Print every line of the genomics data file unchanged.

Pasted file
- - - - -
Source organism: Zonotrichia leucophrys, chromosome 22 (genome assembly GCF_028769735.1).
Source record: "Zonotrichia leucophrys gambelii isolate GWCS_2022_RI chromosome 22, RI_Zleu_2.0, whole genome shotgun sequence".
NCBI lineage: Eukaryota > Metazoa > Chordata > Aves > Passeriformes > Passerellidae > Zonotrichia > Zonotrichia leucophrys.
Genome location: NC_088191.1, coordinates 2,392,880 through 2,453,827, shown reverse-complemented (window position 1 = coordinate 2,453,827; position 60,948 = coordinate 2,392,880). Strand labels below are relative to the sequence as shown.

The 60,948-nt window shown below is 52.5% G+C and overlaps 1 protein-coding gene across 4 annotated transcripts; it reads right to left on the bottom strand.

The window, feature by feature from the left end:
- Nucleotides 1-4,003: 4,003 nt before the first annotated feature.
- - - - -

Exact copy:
Source organism: Zonotrichia leucophrys, chromosome 22 (genome assembly GCF_028769735.1).
Source record: "Zonotrichia leucophrys gambelii isolate GWCS_2022_RI chromosome 22, RI_Zleu_2.0, whole genome shotgun sequence".
NCBI lineage: Eukaryota > Metazoa > Chordata > Aves > Passeriformes > Passerellidae > Zonotrichia > Zonotrichia leucophrys.
Genome location: NC_088191.1, coordinates 2,392,880 through 2,453,827, shown reverse-complemented (window position 1 = coordinate 2,453,827; position 60,948 = coordinate 2,392,880). Strand labels below are relative to the sequence as shown.

The 60,948-nt window shown below is 52.5% G+C and overlaps 1 protein-coding gene across 4 annotated transcripts; it reads right to left on the bottom strand.

The window, feature by feature from the left end:
- Nucleotides 1-4,003: 4,003 nt before the first annotated feature.